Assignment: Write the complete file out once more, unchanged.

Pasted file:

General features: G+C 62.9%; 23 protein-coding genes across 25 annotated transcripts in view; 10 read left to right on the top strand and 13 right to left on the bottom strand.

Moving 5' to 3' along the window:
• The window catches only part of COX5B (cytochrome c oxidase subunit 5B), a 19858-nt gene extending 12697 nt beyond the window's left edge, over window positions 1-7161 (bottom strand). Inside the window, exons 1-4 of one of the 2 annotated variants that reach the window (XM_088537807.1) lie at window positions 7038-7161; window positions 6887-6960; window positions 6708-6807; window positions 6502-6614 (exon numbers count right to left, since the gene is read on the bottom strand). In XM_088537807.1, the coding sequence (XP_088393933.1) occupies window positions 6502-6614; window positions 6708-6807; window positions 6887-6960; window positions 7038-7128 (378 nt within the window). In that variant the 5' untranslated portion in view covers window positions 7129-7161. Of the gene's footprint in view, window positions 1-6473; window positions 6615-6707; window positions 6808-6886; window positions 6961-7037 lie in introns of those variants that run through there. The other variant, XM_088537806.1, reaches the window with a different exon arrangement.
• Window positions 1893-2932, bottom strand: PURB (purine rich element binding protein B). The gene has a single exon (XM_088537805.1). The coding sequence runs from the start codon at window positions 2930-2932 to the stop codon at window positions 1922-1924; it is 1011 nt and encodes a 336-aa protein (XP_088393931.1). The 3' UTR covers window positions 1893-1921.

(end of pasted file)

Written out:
General features: G+C 62.9%; 23 protein-coding genes across 25 annotated transcripts in view; 10 read left to right on the top strand and 13 right to left on the bottom strand.

Moving 5' to 3' along the window:
• The window catches only part of COX5B (cytochrome c oxidase subunit 5B), a 19858-nt gene extending 12697 nt beyond the window's left edge, over window positions 1-7161 (bottom strand). Inside the window, exons 1-4 of one of the 2 annotated variants that reach the window (XM_088537807.1) lie at window positions 7038-7161; window positions 6887-6960; window positions 6708-6807; window positions 6502-6614 (exon numbers count right to left, since the gene is read on the bottom strand). In XM_088537807.1, the coding sequence (XP_088393933.1) occupies window positions 6502-6614; window positions 6708-6807; window positions 6887-6960; window positions 7038-7128 (378 nt within the window). In that variant the 5' untranslated portion in view covers window positions 7129-7161. Of the gene's footprint in view, window positions 1-6473; window positions 6615-6707; window positions 6808-6886; window positions 6961-7037 lie in introns of those variants that run through there. The other variant, XM_088537806.1, reaches the window with a different exon arrangement.
• Window positions 1893-2932, bottom strand: PURB (purine rich element binding protein B). The gene has a single exon (XM_088537805.1). The coding sequence runs from the start codon at window positions 2930-2932 to the stop codon at window positions 1922-1924; it is 1011 nt and encodes a 336-aa protein (XP_088393931.1). The 3' UTR covers window positions 1893-1921.